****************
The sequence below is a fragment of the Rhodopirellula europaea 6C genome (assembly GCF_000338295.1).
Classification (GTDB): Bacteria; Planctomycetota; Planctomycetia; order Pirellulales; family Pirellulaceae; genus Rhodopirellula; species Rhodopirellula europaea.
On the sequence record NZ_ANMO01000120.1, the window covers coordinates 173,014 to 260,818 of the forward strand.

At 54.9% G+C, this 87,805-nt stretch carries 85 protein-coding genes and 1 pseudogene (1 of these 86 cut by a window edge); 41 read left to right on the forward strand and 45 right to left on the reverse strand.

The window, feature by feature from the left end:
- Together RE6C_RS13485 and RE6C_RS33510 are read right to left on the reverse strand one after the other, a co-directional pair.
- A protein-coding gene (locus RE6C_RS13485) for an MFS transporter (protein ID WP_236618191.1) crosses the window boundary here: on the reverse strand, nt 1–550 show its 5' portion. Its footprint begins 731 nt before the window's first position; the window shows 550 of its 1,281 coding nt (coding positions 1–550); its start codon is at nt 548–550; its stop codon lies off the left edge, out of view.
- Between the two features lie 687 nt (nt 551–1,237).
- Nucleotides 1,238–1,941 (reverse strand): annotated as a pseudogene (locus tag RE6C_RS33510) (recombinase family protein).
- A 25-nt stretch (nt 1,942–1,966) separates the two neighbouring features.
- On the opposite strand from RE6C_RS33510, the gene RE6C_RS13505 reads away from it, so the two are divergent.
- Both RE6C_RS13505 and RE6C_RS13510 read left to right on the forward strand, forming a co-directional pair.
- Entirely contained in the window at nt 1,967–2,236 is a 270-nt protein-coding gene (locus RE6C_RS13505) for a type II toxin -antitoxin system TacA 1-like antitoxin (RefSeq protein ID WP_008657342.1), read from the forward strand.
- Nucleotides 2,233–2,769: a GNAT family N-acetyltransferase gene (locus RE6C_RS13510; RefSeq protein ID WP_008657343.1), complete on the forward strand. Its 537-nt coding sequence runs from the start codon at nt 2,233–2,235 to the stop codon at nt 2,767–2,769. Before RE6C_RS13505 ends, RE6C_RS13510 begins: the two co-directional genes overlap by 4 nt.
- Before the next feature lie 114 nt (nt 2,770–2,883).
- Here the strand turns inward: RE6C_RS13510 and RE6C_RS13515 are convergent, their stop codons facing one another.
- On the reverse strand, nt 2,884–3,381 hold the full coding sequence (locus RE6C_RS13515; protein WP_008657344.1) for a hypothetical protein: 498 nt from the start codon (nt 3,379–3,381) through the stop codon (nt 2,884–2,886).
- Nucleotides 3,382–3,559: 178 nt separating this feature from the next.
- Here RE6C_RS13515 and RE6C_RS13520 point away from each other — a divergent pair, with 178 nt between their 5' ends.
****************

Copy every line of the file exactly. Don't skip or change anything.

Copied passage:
The sequence below is a fragment of the Rhodopirellula europaea 6C genome (assembly GCF_000338295.1).
Classification (GTDB): Bacteria; Planctomycetota; Planctomycetia; order Pirellulales; family Pirellulaceae; genus Rhodopirellula; species Rhodopirellula europaea.
On the sequence record NZ_ANMO01000120.1, the window covers coordinates 173,014 to 260,818 of the forward strand.

At 54.9% G+C, this 87,805-nt stretch carries 85 protein-coding genes and 1 pseudogene (1 of these 86 cut by a window edge); 41 read left to right on the forward strand and 45 right to left on the reverse strand.

The window, feature by feature from the left end:
- Together RE6C_RS13485 and RE6C_RS33510 are read right to left on the reverse strand one after the other, a co-directional pair.
- A protein-coding gene (locus RE6C_RS13485) for an MFS transporter (protein ID WP_236618191.1) crosses the window boundary here: on the reverse strand, nt 1–550 show its 5' portion. Its footprint begins 731 nt before the window's first position; the window shows 550 of its 1,281 coding nt (coding positions 1–550); its start codon is at nt 548–550; its stop codon lies off the left edge, out of view.
- Between the two features lie 687 nt (nt 551–1,237).
- Nucleotides 1,238–1,941 (reverse strand): annotated as a pseudogene (locus tag RE6C_RS33510) (recombinase family protein).
- A 25-nt stretch (nt 1,942–1,966) separates the two neighbouring features.
- On the opposite strand from RE6C_RS33510, the gene RE6C_RS13505 reads away from it, so the two are divergent.
- Both RE6C_RS13505 and RE6C_RS13510 read left to right on the forward strand, forming a co-directional pair.
- Entirely contained in the window at nt 1,967–2,236 is a 270-nt protein-coding gene (locus RE6C_RS13505) for a type II toxin -antitoxin system TacA 1-like antitoxin (RefSeq protein ID WP_008657342.1), read from the forward strand.
- Nucleotides 2,233–2,769: a GNAT family N-acetyltransferase gene (locus RE6C_RS13510; RefSeq protein ID WP_008657343.1), complete on the forward strand. Its 537-nt coding sequence runs from the start codon at nt 2,233–2,235 to the stop codon at nt 2,767–2,769. Before RE6C_RS13505 ends, RE6C_RS13510 begins: the two co-directional genes overlap by 4 nt.
- Before the next feature lie 114 nt (nt 2,770–2,883).
- Here the strand turns inward: RE6C_RS13510 and RE6C_RS13515 are convergent, their stop codons facing one another.
- On the reverse strand, nt 2,884–3,381 hold the full coding sequence (locus RE6C_RS13515; protein WP_008657344.1) for a hypothetical protein: 498 nt from the start codon (nt 3,379–3,381) through the stop codon (nt 2,884–2,886).
- Nucleotides 3,382–3,559: 178 nt separating this feature from the next.
- Here RE6C_RS13515 and RE6C_RS13520 point away from each other — a divergent pair, with 178 nt between their 5' ends.